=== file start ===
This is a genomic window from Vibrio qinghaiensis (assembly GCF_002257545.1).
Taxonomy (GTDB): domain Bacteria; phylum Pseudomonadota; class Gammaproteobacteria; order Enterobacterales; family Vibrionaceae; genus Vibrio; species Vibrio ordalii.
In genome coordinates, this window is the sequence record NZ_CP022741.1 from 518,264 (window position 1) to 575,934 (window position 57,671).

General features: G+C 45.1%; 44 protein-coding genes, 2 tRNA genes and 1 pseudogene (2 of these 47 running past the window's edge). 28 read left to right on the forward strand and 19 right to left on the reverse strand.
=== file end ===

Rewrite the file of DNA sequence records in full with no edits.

This is a genomic window from Vibrio qinghaiensis (assembly GCF_002257545.1).
Taxonomy (GTDB): domain Bacteria; phylum Pseudomonadota; class Gammaproteobacteria; order Enterobacterales; family Vibrionaceae; genus Vibrio; species Vibrio ordalii.
In genome coordinates, this window is the sequence record NZ_CP022741.1 from 518,264 (window position 1) to 575,934 (window position 57,671).

General features: G+C 45.1%; 44 protein-coding genes, 2 tRNA genes and 1 pseudogene (2 of these 47 running past the window's edge). 28 read left to right on the forward strand and 19 right to left on the reverse strand.